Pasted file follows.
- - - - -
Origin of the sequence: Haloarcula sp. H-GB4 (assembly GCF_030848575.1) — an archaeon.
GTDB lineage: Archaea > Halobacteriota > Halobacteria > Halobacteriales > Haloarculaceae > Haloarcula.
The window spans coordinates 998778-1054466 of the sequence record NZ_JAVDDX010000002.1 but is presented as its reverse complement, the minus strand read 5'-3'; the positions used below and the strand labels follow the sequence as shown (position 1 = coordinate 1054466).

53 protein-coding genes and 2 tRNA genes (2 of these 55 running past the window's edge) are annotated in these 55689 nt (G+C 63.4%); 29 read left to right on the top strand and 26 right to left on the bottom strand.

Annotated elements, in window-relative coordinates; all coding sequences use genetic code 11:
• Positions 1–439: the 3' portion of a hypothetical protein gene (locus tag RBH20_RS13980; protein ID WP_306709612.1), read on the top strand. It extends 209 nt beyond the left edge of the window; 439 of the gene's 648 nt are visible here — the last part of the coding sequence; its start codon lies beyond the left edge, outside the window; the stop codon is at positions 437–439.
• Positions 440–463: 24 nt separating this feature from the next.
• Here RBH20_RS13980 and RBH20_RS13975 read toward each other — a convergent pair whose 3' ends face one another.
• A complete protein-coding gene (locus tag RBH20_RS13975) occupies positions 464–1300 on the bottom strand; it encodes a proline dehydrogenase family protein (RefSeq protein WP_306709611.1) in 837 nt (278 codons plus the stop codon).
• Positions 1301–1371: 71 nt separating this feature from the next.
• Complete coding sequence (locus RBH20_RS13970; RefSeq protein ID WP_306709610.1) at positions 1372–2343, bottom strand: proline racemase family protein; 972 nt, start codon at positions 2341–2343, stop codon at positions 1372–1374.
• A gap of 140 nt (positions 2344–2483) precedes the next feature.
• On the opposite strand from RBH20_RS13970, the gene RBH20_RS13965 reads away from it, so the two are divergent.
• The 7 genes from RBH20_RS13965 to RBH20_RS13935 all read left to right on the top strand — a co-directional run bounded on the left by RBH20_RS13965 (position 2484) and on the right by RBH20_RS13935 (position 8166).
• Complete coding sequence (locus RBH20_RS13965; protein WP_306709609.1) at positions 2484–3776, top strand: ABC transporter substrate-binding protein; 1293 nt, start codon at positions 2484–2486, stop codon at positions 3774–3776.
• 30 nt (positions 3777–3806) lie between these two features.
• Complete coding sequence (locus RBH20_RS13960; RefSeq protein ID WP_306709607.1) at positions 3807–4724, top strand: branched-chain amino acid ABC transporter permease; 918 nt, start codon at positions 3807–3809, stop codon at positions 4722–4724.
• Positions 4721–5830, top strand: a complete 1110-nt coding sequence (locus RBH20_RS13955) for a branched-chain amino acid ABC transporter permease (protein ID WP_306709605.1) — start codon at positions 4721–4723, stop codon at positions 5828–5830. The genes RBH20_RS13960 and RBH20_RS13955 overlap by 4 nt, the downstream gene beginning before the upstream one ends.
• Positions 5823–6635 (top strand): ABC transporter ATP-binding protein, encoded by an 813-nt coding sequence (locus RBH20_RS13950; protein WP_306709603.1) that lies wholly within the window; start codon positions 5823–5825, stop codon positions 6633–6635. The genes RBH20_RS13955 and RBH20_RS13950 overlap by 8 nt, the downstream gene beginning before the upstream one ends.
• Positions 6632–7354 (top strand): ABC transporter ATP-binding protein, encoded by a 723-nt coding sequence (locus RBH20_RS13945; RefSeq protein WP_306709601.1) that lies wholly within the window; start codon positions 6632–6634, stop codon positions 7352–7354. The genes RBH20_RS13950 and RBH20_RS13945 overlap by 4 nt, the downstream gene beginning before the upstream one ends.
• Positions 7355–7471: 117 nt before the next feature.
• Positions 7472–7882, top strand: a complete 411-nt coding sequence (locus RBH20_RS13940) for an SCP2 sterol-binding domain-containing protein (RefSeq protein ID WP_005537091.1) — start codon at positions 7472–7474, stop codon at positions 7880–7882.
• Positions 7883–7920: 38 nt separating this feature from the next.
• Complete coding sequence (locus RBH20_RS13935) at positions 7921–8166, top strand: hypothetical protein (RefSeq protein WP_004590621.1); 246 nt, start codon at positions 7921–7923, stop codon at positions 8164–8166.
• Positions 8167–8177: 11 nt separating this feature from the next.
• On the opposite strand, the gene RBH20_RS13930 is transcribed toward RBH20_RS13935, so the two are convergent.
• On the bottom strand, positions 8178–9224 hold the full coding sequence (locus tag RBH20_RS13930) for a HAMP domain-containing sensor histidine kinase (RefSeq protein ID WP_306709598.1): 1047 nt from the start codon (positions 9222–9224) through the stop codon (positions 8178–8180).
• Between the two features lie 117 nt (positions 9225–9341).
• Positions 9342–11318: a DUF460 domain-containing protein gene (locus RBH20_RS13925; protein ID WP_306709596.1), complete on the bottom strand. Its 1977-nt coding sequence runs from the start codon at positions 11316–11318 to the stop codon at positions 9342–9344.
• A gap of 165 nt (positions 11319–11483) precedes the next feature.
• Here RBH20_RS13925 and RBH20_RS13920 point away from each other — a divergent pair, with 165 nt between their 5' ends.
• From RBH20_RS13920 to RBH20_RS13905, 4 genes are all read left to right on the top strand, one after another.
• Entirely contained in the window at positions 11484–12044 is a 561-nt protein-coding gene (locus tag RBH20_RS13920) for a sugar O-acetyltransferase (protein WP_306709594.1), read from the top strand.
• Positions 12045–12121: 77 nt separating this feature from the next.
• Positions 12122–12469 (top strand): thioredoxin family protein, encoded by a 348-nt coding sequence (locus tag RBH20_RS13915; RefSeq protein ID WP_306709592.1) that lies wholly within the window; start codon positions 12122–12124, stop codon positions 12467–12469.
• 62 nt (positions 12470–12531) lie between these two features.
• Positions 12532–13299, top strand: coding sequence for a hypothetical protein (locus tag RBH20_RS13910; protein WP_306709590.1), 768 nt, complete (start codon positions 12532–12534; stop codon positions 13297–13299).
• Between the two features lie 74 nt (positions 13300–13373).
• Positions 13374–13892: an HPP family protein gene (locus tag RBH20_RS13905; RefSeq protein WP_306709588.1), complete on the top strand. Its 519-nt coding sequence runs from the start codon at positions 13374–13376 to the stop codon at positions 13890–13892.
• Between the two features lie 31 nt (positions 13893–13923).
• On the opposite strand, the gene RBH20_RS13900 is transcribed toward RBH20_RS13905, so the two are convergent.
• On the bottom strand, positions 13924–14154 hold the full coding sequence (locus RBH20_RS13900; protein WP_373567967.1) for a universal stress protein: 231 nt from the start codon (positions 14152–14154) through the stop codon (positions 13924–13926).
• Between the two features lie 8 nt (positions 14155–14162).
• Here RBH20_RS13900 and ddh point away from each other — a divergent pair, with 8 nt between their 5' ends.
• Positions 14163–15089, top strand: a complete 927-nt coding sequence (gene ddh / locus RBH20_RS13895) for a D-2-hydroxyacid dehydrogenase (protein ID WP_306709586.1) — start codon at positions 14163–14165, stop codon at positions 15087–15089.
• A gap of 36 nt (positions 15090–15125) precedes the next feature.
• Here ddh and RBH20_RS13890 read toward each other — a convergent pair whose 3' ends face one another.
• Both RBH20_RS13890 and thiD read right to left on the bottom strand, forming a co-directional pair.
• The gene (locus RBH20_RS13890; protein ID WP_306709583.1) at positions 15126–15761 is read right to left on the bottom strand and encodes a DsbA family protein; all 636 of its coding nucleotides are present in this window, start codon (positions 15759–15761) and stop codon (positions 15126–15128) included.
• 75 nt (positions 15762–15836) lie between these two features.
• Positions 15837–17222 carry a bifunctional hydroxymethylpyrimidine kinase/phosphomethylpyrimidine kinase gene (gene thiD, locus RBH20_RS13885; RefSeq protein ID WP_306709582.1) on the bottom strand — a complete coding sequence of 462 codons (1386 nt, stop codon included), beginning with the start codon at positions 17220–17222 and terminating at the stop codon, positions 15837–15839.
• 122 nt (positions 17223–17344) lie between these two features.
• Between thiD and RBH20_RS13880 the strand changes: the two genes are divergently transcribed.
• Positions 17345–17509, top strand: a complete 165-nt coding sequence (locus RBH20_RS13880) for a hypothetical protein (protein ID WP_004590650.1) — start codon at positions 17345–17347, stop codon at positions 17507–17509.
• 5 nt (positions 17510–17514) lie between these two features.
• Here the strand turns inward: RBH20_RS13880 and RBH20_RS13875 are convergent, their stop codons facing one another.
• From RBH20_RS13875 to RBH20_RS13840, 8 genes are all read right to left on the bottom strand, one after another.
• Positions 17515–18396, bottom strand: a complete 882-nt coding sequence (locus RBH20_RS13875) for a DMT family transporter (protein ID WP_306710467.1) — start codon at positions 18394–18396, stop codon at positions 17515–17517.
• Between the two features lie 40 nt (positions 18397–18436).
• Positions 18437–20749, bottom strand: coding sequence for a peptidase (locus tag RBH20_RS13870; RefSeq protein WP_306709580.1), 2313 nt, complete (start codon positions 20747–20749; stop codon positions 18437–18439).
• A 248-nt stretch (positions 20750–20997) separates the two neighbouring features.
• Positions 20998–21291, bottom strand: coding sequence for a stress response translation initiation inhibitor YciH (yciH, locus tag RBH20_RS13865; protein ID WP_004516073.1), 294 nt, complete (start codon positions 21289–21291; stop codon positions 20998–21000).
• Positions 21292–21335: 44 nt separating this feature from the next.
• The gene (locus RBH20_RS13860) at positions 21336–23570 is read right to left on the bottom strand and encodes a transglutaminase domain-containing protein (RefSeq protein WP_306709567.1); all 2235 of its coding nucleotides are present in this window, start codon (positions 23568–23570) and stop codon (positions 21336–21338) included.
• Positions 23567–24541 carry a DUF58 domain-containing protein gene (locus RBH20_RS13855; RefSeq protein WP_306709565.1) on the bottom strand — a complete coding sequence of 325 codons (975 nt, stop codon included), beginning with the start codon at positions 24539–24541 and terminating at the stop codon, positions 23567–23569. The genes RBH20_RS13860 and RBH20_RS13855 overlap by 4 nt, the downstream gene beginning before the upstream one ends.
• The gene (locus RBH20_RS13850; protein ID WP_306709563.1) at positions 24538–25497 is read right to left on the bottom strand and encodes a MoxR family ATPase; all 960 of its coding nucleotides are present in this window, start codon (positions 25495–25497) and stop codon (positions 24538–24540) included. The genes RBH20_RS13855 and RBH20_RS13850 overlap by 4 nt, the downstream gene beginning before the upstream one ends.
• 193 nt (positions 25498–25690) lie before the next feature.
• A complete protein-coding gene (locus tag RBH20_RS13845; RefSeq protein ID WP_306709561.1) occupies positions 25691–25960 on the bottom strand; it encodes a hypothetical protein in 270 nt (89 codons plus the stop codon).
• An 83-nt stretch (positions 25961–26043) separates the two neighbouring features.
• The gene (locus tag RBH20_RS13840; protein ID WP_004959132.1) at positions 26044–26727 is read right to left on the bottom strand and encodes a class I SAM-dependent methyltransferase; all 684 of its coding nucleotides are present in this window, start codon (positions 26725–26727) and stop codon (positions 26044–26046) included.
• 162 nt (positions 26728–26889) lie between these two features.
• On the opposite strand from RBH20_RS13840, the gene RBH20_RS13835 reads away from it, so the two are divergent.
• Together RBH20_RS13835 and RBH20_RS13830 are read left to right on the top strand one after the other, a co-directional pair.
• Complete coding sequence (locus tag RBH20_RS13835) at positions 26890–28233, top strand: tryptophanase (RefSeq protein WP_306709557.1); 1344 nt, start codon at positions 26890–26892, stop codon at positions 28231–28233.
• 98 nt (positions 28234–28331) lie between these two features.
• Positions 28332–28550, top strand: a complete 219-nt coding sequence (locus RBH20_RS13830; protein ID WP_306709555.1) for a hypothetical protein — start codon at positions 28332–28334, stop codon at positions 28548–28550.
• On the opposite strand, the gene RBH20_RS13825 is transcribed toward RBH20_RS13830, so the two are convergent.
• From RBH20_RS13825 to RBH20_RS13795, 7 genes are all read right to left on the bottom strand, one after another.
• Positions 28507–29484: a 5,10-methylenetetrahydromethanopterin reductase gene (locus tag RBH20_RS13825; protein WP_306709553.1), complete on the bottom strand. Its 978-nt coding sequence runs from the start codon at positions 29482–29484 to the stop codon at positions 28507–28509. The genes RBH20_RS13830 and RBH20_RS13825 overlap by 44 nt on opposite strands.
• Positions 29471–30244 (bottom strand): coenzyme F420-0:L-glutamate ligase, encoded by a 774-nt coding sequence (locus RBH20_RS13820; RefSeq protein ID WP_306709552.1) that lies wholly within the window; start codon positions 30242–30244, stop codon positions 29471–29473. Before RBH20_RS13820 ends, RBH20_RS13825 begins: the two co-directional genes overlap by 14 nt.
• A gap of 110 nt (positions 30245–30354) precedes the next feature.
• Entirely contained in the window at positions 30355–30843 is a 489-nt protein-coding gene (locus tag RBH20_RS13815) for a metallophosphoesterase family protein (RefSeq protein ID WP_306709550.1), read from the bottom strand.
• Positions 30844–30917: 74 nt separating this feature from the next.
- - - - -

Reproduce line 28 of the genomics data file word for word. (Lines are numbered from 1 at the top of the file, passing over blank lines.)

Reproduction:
• Between the two features lie 117 nt (positions 9225–9341).